The third issue of Dark Horse Comics‘ adaptation of Guillermo Del Toro and Chuck Hogan’s trilogy of vampire novels The Strain dropped this week. While some here at Comic Booked have mixed-feelings about the the novel itself (I’m lookin’ at you Emmet), I am pleased to report that this same material in the able hands of Eisner Award winning writer David Lapham (Silverfish, Stray Bullets, Young Liars, and SO many other EXCELLENT comics, including a new werewolf series titled Ferals), and artist Mike Huddleston (Butcher Baker, the Righteous Maker), is working out quite well as a comic. If you have missed the start of this series, check out our preview from the first issue of The Strain right here on Comic Booked.
As you can see from the preview, the series kicked off with a not completely necessary Romanian back-story, before settling into the main plot of a mysterious, incommunicado passenger plane arriving on the tarmac of a metropolitan airport. The plane turns out to have been the scene of horrific events, as well as having transported a deadly cargo. Thinking that this could be the start of some type of infectious epidemic, the CDC is called in. Three passengers managed to survive, but the situation immediately starts to go sideways and spread when dead bodies start turning up. The comics are doing a nice job of keeping the plot of the novel intact for the most part, while at the same time telling the story in the manner unique to the comics.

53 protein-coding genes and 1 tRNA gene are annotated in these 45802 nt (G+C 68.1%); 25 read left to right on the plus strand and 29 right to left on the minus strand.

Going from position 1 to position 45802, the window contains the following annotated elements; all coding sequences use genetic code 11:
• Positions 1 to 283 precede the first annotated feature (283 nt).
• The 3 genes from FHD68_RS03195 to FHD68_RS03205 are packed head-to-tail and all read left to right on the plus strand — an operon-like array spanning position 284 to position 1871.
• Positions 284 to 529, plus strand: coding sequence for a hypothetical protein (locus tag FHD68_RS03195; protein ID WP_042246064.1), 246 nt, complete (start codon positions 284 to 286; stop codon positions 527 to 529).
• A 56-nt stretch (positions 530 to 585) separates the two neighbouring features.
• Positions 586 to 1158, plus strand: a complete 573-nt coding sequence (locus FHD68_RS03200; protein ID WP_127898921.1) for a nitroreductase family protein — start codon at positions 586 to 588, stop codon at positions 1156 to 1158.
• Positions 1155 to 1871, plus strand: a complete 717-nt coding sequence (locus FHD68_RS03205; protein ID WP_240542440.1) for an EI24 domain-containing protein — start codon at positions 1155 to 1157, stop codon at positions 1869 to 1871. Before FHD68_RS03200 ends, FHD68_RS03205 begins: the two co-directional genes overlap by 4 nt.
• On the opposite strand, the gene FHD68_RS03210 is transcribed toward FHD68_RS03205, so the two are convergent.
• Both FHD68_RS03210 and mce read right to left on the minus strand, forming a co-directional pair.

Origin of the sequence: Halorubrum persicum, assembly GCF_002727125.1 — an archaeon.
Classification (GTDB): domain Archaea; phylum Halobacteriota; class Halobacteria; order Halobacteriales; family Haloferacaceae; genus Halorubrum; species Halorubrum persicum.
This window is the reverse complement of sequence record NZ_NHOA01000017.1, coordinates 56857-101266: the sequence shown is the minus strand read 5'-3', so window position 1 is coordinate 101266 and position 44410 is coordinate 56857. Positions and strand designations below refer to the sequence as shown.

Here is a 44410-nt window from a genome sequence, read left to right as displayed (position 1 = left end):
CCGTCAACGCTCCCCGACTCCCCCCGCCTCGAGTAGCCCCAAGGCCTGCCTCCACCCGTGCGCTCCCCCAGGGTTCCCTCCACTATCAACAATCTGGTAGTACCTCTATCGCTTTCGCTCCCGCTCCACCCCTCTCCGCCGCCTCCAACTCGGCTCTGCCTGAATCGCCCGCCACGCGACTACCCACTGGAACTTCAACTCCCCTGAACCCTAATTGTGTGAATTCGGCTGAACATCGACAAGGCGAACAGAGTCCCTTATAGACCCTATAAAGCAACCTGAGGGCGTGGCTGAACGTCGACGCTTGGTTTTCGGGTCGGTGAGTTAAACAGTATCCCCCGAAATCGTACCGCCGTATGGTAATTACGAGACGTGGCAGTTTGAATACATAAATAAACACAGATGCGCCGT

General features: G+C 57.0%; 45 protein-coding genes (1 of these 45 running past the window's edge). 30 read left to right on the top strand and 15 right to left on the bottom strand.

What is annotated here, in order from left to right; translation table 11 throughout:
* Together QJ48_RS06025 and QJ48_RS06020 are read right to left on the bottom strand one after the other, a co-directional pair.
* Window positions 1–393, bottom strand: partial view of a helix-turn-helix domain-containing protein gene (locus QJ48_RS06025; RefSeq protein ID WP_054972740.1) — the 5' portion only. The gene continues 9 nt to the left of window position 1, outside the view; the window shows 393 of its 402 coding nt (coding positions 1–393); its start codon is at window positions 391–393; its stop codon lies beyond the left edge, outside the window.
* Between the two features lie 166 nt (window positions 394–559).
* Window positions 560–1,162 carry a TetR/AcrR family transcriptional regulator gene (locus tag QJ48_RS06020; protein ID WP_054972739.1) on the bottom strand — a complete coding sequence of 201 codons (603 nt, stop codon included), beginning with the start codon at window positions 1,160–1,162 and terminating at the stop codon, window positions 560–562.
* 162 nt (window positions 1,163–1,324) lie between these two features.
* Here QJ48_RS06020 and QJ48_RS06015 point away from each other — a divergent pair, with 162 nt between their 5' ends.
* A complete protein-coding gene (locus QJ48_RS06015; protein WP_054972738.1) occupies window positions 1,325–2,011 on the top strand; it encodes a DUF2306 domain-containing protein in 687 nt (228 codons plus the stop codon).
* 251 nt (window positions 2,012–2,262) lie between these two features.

Here in The Strain #3, things really start jumping off. Be that as it may, readers who have failed to read the two previous issues may find themselves a little lost, as multiple storylines are in full swing. Should a seemingly crazy old man’s warning to investigators be taken seriously? Is a rock star’s strange recent changes and outrageous actions the result of some sickness?
Is the murder of an airport worker somehow related to events that seem on the verge of spiraling out of control?
Will science be able to unravel the mystery of what’s going on, or will it just lead to a dead end?
What about a young girl who managed to survive whatever tragedy unfolded on that cursed flight?
By the end of this issue things will begin to emerge from the shadows and start happening in a very public way. It becomes clear that all of these isolated events are only the beginning of what’s to come. This title is coming out with solid regularity, so if you are interested in following the story now is the time to act. But is it worth it?
I would say that The Strain is indeed worth reading. As expected, David Lapham does a nice job of holding the reins and telling the tale in the limited amount of space afforded by a comic, as opposed to a prose novel. With so much going on in the plot, this issue does tend to fragment somewhat, but is still fun to read if you have been following along. The main characters are developing nicely and I look forward to getting to know them better in future issues.
I think that Mike Huddleston’s art is holding up pretty well in this series, but more so in the darker moody illustrations, and the panels with backgrounds. A few pieces of his work really stand out in this issue and work very well. The vampires in The Strain are biologically different from traditional vampires, and this difference has big artistic potential that I hope is exploited to full advantage as they start to play a larger role in the series. The last quarter of this issue starts to have the majority of the panels lacking any background illustration at all, and I would definitely prefer to see less of that.
I would say that The Strain is coming along nicely and worth reading. I have been eagerly awaiting this series since I first reported about it here after the SDCC announcement, so I have been picking up each issue since they debuted; but like I stated above, new readers might be lost if they try to hop in now without picking up the previous issues. If this sounds and looks like a series that might appeal to you, hop on The Strain train and come along for the ride.